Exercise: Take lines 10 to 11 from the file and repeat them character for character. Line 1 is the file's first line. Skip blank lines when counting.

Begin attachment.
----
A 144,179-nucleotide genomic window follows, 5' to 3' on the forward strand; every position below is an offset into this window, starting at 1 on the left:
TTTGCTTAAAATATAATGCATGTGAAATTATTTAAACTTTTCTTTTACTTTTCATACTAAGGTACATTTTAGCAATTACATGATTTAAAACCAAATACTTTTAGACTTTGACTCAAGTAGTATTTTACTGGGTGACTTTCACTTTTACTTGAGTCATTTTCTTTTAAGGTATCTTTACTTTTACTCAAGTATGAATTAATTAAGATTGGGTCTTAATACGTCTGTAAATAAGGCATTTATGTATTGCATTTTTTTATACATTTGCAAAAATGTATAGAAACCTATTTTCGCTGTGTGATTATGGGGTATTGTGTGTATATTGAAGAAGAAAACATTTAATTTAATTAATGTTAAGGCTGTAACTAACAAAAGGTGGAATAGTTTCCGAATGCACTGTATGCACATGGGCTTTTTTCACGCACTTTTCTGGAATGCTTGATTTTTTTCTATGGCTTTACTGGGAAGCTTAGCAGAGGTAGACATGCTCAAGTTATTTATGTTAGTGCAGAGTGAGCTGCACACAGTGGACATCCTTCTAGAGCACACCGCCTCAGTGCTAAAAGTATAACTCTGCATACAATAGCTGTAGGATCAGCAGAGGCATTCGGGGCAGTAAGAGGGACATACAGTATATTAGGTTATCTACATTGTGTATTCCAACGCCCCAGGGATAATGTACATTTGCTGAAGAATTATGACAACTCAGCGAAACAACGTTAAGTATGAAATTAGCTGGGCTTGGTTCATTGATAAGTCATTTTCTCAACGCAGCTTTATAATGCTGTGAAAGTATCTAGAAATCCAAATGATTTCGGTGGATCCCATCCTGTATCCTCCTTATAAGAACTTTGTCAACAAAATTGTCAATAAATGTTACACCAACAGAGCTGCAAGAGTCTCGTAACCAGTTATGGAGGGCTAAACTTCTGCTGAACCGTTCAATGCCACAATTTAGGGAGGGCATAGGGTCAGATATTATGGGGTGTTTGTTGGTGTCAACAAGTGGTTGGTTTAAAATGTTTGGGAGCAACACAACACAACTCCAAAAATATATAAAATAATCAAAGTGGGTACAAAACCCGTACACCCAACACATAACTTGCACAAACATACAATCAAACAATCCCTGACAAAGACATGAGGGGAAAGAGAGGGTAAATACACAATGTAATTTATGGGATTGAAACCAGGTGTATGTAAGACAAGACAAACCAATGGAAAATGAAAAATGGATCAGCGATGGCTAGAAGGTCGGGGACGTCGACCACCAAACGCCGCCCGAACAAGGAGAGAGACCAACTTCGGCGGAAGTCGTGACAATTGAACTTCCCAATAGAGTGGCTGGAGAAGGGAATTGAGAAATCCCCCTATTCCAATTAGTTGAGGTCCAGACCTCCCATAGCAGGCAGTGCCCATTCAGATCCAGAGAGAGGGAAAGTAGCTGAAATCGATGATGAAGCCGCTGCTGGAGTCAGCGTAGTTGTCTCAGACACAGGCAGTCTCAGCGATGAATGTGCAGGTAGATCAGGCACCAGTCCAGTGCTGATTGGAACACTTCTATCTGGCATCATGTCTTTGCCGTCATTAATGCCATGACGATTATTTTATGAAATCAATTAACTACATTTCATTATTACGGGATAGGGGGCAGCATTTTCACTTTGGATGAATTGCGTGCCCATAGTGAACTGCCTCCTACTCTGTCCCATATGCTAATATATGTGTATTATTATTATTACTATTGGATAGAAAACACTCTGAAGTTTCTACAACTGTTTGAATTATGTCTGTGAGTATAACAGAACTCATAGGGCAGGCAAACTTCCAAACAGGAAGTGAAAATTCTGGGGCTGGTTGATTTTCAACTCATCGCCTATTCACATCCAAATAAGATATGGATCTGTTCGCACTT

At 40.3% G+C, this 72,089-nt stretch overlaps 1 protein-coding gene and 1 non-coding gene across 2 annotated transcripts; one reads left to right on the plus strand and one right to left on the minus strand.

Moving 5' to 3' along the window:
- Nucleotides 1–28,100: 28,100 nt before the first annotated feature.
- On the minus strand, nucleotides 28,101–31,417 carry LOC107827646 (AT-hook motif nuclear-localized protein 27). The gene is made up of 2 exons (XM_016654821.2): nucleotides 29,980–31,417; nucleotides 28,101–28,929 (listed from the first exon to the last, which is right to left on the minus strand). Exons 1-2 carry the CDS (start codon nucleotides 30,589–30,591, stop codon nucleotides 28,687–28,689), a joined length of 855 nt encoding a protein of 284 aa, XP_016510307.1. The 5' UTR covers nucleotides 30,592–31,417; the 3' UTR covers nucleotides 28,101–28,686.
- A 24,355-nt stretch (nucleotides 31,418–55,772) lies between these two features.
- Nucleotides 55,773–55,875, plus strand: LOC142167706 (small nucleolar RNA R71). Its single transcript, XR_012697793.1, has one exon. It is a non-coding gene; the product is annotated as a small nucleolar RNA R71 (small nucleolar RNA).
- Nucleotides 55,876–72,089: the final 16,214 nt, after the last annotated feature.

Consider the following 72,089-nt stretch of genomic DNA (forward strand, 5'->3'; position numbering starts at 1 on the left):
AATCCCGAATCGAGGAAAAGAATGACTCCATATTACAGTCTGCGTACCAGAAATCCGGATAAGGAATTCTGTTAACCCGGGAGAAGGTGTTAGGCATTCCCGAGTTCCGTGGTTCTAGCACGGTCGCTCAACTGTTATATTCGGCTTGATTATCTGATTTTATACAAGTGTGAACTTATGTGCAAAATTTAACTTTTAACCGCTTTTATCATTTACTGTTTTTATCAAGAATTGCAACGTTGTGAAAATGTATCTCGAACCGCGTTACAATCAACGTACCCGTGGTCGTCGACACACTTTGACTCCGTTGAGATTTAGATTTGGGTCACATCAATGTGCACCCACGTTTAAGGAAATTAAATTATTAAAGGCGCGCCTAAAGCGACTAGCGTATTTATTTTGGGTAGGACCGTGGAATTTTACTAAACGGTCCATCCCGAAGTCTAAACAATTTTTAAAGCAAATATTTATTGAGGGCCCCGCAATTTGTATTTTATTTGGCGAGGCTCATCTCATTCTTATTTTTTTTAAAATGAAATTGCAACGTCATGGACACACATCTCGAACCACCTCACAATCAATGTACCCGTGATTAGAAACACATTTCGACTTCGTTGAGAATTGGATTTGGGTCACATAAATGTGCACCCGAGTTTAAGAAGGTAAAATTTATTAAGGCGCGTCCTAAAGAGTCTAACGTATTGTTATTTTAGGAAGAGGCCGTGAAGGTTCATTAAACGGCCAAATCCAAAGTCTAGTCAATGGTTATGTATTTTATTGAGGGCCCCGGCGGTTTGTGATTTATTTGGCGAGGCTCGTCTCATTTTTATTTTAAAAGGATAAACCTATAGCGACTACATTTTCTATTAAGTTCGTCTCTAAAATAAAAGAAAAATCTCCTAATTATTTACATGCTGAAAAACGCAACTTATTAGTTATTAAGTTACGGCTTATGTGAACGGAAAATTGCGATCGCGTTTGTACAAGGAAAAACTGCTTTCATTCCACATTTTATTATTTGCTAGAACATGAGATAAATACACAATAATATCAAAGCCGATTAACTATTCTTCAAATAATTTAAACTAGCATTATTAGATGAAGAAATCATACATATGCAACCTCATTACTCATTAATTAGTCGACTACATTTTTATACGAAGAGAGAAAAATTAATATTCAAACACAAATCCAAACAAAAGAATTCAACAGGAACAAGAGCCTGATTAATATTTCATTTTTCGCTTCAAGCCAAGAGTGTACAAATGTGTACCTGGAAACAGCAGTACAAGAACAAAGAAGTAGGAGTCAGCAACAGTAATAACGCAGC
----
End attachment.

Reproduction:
Consider the following 72,089-nt stretch of genomic DNA (forward strand, 5'->3'; position numbering starts at 1 on the left):
AATCCCGAATCGAGGAAAAGAATGACTCCATATTACAGTCTGCGTACCAGAAATCCGGATAAGGAATTCTGTTAACCCGGGAGAAGGTGTTAGGCATTCCCGAGTTCCGTGGTTCTAGCACGGTCGCTCAACTGTTATATTCGGCTTGATTATCTGATTTTATACAAGTGTGAACTTATGTGCAAAATTTAACTTTTAACCGCTTTTATCATTTACTGTTTTTATCAAGAATTGCAACGTTGTGAAAATGTATCTCGAACCGCGTTACAATCAACGTACCCGTGGTCGTCGACACACTTTGACTCCGTTGAGATTTAGATTTGGGTCACATCAATGTGCACCCACGTTTAAGGAAATTAAATTATTAAAGGCGCGCCTAAAGCGACTAGCGTATTTATTTTGGGTAGGACCGTGGAATTTTACTAAACGGTCCATCCCGAAGTCTAAACAATTTTTAAAGCAAATATTTATTGAGGGCCCCGCAATTTGTATTTTATTTGGCGAGGCTCATCTCATTCTTATTTTTTTTAAAATGAAATTGCAACGTCATGGACACACATCTCGAACCACCTCACAATCAATGTACCCGTGATTAGAAACACATTTCGACTTCGTTGAGAATTGGATTTGGGTCACATAAATGTGCACCCGAGTTTAAGAAGGTAAAATTTATTAAGGCGCGTCCTAAAGAGTCTAACGTATTGTTATTTTAGGAAGAGGCCGTGAAGGTTCATTAAACGGCCAAATCCAAAGTCTAGTCAATGGTTATGTATTTTATTGAGGGCCCCGGCGGTTTGTGATTTATTTGGCGAGGCTCGTCTCATTTTTATTTTAAAAGGATAAACCTATAGCGACTACATTTTCTATTAAGTTCGTCTCTAAAATAAAAGAAAAATCTCCTAATTATTTACATGCTGAAAAACGCAACTTATTAGTTATTAAGTTACGGCTTATGTGAACGGAAAATTGCGATCGCGTTTGTACAAGGAAAAACTGCTTTCATTCCACATTTTATTATTTGCTAGAACATGAGATAAATACACAATAATATCAAAGCCGATTAACTATTCTTCAAATAATTTAAACTAGCATTATTAGATGAAGAAATCATACATATGCAACCTCATTACTCATTAATTAGTCGACTACATTTTTATACGAAGAGAGAAAAATTAATATTCAAACACAAATCCAAACAAAAGAATTCAACAGGAACAAGAGCCTGATTAATATTTCATTTTTCGCTTCAAGCCAAGAGTGTACAAATGTGTACCTGGAAACAGCAGTACAAGAACAAAGAAGTAGGAGTCAGCAACAGTAATAACGCAGC